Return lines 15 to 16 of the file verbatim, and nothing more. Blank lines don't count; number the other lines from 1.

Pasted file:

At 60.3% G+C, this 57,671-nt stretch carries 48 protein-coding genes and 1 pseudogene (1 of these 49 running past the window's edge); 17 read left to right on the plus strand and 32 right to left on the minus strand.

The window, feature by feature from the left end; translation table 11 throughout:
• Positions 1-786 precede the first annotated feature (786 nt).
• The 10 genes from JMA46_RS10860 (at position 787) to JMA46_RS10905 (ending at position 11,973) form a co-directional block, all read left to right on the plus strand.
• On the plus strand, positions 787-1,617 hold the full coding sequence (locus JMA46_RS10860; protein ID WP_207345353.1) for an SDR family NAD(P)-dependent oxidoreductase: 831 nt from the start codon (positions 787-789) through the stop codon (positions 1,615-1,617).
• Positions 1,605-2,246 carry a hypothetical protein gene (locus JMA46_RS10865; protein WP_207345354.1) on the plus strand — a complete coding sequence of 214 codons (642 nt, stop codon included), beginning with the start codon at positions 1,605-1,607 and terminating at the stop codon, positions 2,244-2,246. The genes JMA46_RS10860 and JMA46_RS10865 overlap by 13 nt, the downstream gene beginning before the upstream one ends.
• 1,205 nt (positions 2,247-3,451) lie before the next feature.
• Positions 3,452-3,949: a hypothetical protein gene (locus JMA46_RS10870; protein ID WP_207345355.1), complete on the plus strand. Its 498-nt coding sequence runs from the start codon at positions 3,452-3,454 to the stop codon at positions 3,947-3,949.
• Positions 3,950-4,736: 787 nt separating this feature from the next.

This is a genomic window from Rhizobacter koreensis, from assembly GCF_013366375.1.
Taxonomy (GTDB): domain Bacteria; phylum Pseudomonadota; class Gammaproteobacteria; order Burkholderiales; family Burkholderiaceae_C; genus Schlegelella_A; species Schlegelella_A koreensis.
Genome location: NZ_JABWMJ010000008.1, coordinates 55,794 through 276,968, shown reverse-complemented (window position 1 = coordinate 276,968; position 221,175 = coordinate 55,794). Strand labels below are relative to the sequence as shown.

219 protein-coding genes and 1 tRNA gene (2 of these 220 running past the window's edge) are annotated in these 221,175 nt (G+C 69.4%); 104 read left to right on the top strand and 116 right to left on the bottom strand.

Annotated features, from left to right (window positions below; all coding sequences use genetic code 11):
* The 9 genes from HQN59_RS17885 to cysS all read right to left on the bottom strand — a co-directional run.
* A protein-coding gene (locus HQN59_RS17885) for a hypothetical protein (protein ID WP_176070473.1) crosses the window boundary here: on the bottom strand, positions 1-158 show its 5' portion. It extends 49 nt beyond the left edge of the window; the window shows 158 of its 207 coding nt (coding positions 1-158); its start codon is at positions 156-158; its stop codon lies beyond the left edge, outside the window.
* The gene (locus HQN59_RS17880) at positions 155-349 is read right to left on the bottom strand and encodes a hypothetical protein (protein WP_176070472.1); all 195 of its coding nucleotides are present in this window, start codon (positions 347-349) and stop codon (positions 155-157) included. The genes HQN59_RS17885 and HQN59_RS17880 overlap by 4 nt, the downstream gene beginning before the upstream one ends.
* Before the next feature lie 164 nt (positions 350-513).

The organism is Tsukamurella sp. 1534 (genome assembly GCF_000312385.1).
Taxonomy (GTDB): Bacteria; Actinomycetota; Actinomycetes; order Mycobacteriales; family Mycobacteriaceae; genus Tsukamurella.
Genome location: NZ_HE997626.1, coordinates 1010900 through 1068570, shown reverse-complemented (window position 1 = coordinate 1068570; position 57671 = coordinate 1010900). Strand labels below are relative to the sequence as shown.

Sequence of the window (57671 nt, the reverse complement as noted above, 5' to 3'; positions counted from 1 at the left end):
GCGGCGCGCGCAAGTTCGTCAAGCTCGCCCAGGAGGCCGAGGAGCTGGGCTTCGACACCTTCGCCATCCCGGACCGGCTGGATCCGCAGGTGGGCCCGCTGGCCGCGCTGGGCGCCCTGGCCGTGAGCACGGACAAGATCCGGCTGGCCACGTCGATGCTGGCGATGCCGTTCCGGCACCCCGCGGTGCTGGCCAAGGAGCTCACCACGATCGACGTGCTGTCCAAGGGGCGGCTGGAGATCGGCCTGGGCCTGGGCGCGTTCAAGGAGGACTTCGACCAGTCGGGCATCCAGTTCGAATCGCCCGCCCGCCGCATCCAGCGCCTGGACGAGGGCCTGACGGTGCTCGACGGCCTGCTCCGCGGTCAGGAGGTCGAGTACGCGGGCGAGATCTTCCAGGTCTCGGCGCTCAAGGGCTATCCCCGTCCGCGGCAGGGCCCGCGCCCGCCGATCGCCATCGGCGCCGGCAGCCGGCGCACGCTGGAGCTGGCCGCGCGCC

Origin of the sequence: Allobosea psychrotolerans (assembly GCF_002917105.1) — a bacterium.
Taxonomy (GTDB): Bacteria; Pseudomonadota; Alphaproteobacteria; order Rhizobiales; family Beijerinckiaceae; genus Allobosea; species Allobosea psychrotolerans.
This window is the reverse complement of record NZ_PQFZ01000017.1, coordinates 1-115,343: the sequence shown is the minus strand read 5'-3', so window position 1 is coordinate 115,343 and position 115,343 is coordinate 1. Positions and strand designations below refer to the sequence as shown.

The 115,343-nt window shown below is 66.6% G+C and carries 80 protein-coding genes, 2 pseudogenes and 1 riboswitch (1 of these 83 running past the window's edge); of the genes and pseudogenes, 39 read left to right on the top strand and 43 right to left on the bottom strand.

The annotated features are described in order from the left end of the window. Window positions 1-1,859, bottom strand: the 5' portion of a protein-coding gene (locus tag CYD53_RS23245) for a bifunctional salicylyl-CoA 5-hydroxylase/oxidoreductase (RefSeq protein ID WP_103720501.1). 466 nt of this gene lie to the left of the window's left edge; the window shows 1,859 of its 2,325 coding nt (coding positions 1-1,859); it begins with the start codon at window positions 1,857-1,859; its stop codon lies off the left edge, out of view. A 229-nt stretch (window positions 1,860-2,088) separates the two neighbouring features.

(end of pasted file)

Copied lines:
* The 9 genes from HQN59_RS17885 to cysS all read right to left on the bottom strand — a co-directional run.
* A protein-coding gene (locus HQN59_RS17885) for a hypothetical protein (protein ID WP_176070473.1) crosses the window boundary here: on the bottom strand, positions 1-158 show its 5' portion. It extends 49 nt beyond the left edge of the window; the window shows 158 of its 207 coding nt (coding positions 1-158); its start codon is at positions 156-158; its stop codon lies beyond the left edge, outside the window.